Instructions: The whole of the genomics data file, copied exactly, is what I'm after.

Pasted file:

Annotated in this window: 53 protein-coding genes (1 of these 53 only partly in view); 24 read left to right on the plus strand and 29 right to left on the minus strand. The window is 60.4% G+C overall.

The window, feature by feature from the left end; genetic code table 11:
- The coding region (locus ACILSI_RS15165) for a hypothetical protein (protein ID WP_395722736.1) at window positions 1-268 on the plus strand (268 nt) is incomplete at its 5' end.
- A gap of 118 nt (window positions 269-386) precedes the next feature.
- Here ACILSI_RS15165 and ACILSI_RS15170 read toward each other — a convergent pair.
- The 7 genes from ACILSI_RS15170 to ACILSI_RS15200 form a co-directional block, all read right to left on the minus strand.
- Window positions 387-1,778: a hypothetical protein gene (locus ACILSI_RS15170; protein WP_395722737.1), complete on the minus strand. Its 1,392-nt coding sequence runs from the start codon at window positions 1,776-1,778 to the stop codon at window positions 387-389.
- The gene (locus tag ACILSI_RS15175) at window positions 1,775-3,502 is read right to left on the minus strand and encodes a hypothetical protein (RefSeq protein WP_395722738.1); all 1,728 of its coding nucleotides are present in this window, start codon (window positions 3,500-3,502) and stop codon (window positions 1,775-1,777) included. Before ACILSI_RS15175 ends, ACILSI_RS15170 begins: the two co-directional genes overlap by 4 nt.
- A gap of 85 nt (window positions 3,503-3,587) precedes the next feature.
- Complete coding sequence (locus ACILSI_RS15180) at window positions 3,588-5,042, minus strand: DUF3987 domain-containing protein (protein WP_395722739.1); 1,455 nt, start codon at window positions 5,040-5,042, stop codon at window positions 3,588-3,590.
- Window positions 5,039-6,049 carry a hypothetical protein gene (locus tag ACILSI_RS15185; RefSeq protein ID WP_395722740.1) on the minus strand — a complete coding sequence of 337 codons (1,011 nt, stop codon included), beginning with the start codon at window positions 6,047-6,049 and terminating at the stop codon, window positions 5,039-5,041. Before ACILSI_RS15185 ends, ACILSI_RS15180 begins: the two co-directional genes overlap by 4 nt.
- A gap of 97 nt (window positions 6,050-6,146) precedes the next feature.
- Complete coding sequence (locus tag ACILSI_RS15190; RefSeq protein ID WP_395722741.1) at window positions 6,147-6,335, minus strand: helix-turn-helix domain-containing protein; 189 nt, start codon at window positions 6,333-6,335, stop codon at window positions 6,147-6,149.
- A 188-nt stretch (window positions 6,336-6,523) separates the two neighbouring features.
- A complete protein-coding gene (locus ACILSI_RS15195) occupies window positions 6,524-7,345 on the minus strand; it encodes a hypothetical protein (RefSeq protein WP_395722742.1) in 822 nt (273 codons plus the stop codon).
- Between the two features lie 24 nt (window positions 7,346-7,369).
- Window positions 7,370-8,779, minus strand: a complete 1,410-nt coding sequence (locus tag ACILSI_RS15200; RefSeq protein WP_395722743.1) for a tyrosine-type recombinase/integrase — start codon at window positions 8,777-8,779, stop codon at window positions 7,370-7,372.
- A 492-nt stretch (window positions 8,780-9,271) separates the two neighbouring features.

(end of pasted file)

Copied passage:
Annotated in this window: 53 protein-coding genes (1 of these 53 only partly in view); 24 read left to right on the plus strand and 29 right to left on the minus strand. The window is 60.4% G+C overall.

The window, feature by feature from the left end; genetic code table 11:
- The coding region (locus ACILSI_RS15165) for a hypothetical protein (protein ID WP_395722736.1) at window positions 1-268 on the plus strand (268 nt) is incomplete at its 5' end.
- A gap of 118 nt (window positions 269-386) precedes the next feature.
- Here ACILSI_RS15165 and ACILSI_RS15170 read toward each other — a convergent pair.
- The 7 genes from ACILSI_RS15170 to ACILSI_RS15200 form a co-directional block, all read right to left on the minus strand.
- Window positions 387-1,778: a hypothetical protein gene (locus ACILSI_RS15170; protein WP_395722737.1), complete on the minus strand. Its 1,392-nt coding sequence runs from the start codon at window positions 1,776-1,778 to the stop codon at window positions 387-389.
- The gene (locus tag ACILSI_RS15175) at window positions 1,775-3,502 is read right to left on the minus strand and encodes a hypothetical protein (RefSeq protein WP_395722738.1); all 1,728 of its coding nucleotides are present in this window, start codon (window positions 3,500-3,502) and stop codon (window positions 1,775-1,777) included. Before ACILSI_RS15175 ends, ACILSI_RS15170 begins: the two co-directional genes overlap by 4 nt.
- A gap of 85 nt (window positions 3,503-3,587) precedes the next feature.
- Complete coding sequence (locus ACILSI_RS15180) at window positions 3,588-5,042, minus strand: DUF3987 domain-containing protein (protein WP_395722739.1); 1,455 nt, start codon at window positions 5,040-5,042, stop codon at window positions 3,588-3,590.
- Window positions 5,039-6,049 carry a hypothetical protein gene (locus tag ACILSI_RS15185; RefSeq protein ID WP_395722740.1) on the minus strand — a complete coding sequence of 337 codons (1,011 nt, stop codon included), beginning with the start codon at window positions 6,047-6,049 and terminating at the stop codon, window positions 5,039-5,041. Before ACILSI_RS15185 ends, ACILSI_RS15180 begins: the two co-directional genes overlap by 4 nt.
- A gap of 97 nt (window positions 6,050-6,146) precedes the next feature.
- Complete coding sequence (locus tag ACILSI_RS15190; RefSeq protein ID WP_395722741.1) at window positions 6,147-6,335, minus strand: helix-turn-helix domain-containing protein; 189 nt, start codon at window positions 6,333-6,335, stop codon at window positions 6,147-6,149.
- A 188-nt stretch (window positions 6,336-6,523) separates the two neighbouring features.
- A complete protein-coding gene (locus ACILSI_RS15195) occupies window positions 6,524-7,345 on the minus strand; it encodes a hypothetical protein (RefSeq protein WP_395722742.1) in 822 nt (273 codons plus the stop codon).
- Between the two features lie 24 nt (window positions 7,346-7,369).
- Window positions 7,370-8,779, minus strand: a complete 1,410-nt coding sequence (locus tag ACILSI_RS15200; RefSeq protein WP_395722743.1) for a tyrosine-type recombinase/integrase — start codon at window positions 8,777-8,779, stop codon at window positions 7,370-7,372.
- A 492-nt stretch (window positions 8,780-9,271) separates the two neighbouring features.